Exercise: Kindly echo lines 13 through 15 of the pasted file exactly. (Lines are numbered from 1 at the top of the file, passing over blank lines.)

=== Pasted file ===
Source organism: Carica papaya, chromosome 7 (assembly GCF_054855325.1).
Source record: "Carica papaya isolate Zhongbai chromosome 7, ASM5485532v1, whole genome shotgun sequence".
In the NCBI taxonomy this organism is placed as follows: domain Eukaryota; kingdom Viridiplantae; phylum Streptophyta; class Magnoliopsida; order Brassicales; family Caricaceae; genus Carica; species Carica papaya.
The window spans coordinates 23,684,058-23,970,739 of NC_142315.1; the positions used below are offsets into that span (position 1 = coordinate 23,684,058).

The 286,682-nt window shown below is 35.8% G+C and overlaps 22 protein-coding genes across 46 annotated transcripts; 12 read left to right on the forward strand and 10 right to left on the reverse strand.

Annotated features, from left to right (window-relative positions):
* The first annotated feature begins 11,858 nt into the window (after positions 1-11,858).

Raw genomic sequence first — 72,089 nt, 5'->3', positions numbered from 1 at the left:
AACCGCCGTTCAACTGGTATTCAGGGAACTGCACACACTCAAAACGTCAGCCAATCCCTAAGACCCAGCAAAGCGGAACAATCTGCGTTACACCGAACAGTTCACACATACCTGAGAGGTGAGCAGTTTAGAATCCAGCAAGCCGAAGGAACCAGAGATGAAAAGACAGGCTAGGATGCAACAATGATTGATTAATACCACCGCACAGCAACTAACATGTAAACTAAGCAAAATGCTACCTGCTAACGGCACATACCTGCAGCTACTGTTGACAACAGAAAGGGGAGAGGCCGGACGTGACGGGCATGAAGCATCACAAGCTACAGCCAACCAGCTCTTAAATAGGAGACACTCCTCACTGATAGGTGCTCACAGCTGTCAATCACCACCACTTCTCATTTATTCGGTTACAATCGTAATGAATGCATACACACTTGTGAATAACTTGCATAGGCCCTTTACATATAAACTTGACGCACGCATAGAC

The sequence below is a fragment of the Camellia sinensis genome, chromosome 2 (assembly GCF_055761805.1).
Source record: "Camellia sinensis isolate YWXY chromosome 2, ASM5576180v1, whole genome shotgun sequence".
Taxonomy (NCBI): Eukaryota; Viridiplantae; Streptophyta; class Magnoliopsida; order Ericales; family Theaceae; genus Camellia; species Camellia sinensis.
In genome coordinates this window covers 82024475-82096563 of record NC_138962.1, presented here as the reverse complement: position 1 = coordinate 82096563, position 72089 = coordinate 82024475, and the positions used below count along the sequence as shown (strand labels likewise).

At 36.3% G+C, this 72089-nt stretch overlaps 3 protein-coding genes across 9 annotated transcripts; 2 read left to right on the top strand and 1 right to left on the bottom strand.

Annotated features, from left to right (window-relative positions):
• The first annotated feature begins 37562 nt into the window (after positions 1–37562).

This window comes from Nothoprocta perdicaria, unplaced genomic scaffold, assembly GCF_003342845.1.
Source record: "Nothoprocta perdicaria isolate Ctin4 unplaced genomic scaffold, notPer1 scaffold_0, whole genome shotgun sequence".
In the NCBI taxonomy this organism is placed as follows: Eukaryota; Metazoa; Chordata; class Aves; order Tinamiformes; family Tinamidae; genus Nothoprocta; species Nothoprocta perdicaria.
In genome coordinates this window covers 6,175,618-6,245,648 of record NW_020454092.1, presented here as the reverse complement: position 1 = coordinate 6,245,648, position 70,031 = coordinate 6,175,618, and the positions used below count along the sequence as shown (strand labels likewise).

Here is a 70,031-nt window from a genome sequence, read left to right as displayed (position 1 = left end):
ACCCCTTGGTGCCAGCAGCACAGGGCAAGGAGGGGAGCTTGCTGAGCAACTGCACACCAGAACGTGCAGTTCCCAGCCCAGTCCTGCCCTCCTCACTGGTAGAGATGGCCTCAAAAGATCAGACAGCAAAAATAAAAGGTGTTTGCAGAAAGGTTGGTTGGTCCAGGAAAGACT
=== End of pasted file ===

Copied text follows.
In genome coordinates this window covers 82024475-82096563 of record NC_138962.1, presented here as the reverse complement: position 1 = coordinate 82096563, position 72089 = coordinate 82024475, and the positions used below count along the sequence as shown (strand labels likewise).

At 36.3% G+C, this 72089-nt stretch overlaps 3 protein-coding genes across 9 annotated transcripts; 2 read left to right on the top strand and 1 right to left on the bottom strand.

Annotated features, from left to right (window-relative positions):